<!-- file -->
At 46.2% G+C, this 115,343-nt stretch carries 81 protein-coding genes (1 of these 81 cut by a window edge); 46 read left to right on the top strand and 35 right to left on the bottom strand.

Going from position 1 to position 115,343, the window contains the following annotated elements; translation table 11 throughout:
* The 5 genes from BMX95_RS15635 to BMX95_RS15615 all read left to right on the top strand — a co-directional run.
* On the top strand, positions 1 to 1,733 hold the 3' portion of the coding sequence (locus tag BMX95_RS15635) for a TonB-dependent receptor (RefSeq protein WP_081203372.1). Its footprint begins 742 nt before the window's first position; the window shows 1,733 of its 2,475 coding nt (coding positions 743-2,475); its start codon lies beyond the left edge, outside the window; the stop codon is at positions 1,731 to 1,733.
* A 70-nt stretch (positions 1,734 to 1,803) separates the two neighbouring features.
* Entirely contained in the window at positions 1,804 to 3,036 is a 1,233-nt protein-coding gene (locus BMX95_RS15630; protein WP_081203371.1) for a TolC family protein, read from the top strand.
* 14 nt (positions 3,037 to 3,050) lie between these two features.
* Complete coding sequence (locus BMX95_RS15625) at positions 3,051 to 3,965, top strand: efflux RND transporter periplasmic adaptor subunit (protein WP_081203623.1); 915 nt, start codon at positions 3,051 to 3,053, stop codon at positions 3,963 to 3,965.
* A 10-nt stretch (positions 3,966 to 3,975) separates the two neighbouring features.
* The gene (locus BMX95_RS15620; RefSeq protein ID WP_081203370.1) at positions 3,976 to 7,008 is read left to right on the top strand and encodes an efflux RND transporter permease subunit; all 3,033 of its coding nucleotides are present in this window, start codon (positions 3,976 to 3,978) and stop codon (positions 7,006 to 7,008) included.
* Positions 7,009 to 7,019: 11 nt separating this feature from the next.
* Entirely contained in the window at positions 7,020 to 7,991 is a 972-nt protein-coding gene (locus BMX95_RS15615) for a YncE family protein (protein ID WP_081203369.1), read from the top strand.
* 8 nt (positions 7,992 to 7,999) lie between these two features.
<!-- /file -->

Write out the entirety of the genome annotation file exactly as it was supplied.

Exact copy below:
At 46.2% G+C, this 115,343-nt stretch carries 81 protein-coding genes (1 of these 81 cut by a window edge); 46 read left to right on the top strand and 35 right to left on the bottom strand.

Going from position 1 to position 115,343, the window contains the following annotated elements; translation table 11 throughout:
* The 5 genes from BMX95_RS15635 to BMX95_RS15615 all read left to right on the top strand — a co-directional run.
* On the top strand, positions 1 to 1,733 hold the 3' portion of the coding sequence (locus tag BMX95_RS15635) for a TonB-dependent receptor (RefSeq protein WP_081203372.1). Its footprint begins 742 nt before the window's first position; the window shows 1,733 of its 2,475 coding nt (coding positions 743-2,475); its start codon lies beyond the left edge, outside the window; the stop codon is at positions 1,731 to 1,733.
* A 70-nt stretch (positions 1,734 to 1,803) separates the two neighbouring features.
* Entirely contained in the window at positions 1,804 to 3,036 is a 1,233-nt protein-coding gene (locus BMX95_RS15630; protein WP_081203371.1) for a TolC family protein, read from the top strand.
* 14 nt (positions 3,037 to 3,050) lie between these two features.
* Complete coding sequence (locus BMX95_RS15625) at positions 3,051 to 3,965, top strand: efflux RND transporter periplasmic adaptor subunit (protein WP_081203623.1); 915 nt, start codon at positions 3,051 to 3,053, stop codon at positions 3,963 to 3,965.
* A 10-nt stretch (positions 3,966 to 3,975) separates the two neighbouring features.
* The gene (locus BMX95_RS15620; RefSeq protein ID WP_081203370.1) at positions 3,976 to 7,008 is read left to right on the top strand and encodes an efflux RND transporter permease subunit; all 3,033 of its coding nucleotides are present in this window, start codon (positions 3,976 to 3,978) and stop codon (positions 7,006 to 7,008) included.
* Positions 7,009 to 7,019: 11 nt separating this feature from the next.
* Entirely contained in the window at positions 7,020 to 7,991 is a 972-nt protein-coding gene (locus BMX95_RS15615) for a YncE family protein (protein ID WP_081203369.1), read from the top strand.
* 8 nt (positions 7,992 to 7,999) lie between these two features.